Yoga & Intention

April 25th, 2013

Create an intention, and initiate your practice!

The first step of a DHARMI Yoga practice is to establish a clear intention. This gives us the opportunity to bring awareness to any obstacles surrounding our intentions, such as core beliefs, fears, or attachments that we hold in our mind, or our emotional, energetic, or physical body.

For this first step, sit comfortably in Lotus, Half Lotus, or simply with the legs crossed. If you have knee pain or tight hips, you can place blocks under your knees. Sit on a blanket or bolster, making sure that your hips are slightly raised, which will release any pressure on your sciatic nerve. If you have serious hip or knee issues, you can sit up on a stack of blocks, or on a bolster, and take a kneeling position, with blankets under and behind your knees.

Sit with your spine long and aligned. It is best not to use any external support. Rather, your internal strength builds a healthy alignment. Rest both hands on your thighs. You can join the index finger and thumb of each hand in a mudra (yoga of the hands), to activate and support the alignment between your personal dharma with the universal dharma. Place your right hand in jnana mudra (the palm of your hand facing up, index and thumb together), and your left hand in a chin mudra (the palm of your hand facing down, index and thumb together).

Now that you have found a comfortable seated posture, focus your attention on your breath. Bring your awareness to your breath, as it is at this present moment. Notice whether it is shallow, deep, long, slow, or short. Observe without judgment. This is a moment of reconnection to where you are in the here and now. Rather than forcing the breath, find your breath were it is, and invite it with consciousness into a deep, connected space. With acceptance and compassion of what is at this moment, your breath will naturally begin to expand.

I have noticed that forcing breath into a specific rhythm, without considering where I am coming from, creates stress on top of stress. This separates me from myself, creating a gap. Instead, I link from and to where I am, so that I can enter and benefit fully from pranayama. Entering pranayama takes time, expansion, and dedication, much like moving into an asana (yoga postures). If we force our bodies into asana, we can injure ligaments, tendons or muscles. If we force pranayama, we can affect our emotions and nervous system.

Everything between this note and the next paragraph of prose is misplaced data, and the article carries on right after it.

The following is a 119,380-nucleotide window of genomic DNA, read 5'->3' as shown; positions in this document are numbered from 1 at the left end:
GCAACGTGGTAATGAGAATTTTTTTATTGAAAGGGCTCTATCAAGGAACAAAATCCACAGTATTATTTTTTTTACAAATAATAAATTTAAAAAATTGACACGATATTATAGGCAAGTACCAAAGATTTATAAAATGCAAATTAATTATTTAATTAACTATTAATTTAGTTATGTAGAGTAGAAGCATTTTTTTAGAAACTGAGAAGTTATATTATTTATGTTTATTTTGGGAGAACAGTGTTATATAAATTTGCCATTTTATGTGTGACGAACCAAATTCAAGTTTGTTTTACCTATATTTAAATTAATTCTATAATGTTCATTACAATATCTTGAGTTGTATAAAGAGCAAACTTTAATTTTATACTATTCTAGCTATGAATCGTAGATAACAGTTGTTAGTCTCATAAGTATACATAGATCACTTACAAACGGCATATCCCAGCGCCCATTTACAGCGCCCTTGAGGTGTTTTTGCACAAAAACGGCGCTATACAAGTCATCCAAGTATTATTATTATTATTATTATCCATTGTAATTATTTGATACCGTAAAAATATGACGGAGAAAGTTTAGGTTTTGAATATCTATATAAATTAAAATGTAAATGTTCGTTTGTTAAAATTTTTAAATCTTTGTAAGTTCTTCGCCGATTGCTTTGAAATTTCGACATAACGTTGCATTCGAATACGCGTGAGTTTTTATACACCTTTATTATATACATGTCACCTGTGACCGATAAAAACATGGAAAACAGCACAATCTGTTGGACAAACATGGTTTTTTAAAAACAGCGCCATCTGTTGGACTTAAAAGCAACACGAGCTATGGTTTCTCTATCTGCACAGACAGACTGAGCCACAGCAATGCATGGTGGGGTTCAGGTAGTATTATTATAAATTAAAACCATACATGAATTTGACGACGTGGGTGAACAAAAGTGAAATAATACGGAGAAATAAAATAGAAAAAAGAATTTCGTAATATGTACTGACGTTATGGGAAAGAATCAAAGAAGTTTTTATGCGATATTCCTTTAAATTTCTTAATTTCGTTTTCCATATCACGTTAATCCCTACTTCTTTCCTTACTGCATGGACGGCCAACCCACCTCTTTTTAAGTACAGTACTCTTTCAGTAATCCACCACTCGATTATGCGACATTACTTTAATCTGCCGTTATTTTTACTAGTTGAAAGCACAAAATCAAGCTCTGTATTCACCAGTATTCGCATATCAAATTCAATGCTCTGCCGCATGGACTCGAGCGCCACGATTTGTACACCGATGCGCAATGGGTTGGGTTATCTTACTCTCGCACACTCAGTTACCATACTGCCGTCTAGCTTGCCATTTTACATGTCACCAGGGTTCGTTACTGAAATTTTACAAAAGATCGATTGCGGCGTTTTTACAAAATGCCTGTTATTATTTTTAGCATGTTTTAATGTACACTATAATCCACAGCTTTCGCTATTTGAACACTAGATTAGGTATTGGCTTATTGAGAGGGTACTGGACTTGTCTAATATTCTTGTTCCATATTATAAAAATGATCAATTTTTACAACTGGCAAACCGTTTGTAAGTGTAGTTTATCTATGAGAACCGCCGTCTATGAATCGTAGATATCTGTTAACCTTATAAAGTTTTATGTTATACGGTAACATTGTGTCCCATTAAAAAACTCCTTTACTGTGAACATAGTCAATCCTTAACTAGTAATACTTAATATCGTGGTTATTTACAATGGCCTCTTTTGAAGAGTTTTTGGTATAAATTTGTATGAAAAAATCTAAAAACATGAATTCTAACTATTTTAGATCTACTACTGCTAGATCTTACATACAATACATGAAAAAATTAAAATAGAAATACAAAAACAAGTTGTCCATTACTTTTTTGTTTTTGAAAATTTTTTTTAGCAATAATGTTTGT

Once you are deeply connected to your breath, you can begin to bring awareness to the rhythm of your heart and the pulse of life within you. It may take some time to establish this connection, to feel the warmth in the chest, and the flow of rhythm in your body.

Observe your state of mind. Do you notice any thoughts that inhibit connection to a harmonious breath and to the warmth of your heart? Accept it, and forgive the thought, then bring your attention back to a nurturing, harmonious state of being. Where your attention goes, your power goes. You can choose to accept what is happening in your mind, rather than resisting, fighting against or denying it. Through acceptance, gratitude and forgiveness, you can transcend and surrender!

Now observe whether there is any physical pain, tension, or resistance in any area of your body. As you raise your awareness, try to remain as comfortable as possible. Do not force into pain, or retreat from it. Allow yourself to be at its edge, in a space where you can still breathe and be conscious of its physical manifestation. You can direct your attention to any areas of pain, with acceptance and compassion. Guide your breath there and become aware of any healing sensations.

When you find this space of connectedness, access the heart center and from there, begin to clarify your intention for your practice. The connection to the heart is key; if your intention is a response or counteraction to a negative thought or state of being, you may focus on a reactive, karmic state, rather than a dharmic, healthy, unconditional space.

Don’t think of your intention as a goal that must be met—allow it to be more open-ended. Your intention might be peace, inner strength, flexibility, love, integrity, oneness, expansion, and so on. Once you clarify you intention, choose a word to represent it, a word whose  vibration resonates harmoniously with your heart center, breath, and sense of self-nuturing. If your intention doesn’t yet resonate in this way, then it is not yet aligned with You. Take a few minutes to clarify and feel it.

Once your intention is clear, join your hands at your heart and chant AUM 7 times, to access to the seven dimensions: mind, emotional, energetic, physical, astral, fundamental, and soul/spirit.  Feel the resonance of each AUM, focusing on and clearing each dimension. After you have completed this cycle, take a few breaths in silence, integrating any sensations. You can then open your eyes, looking out from the space within your heart.

Christelle Chopard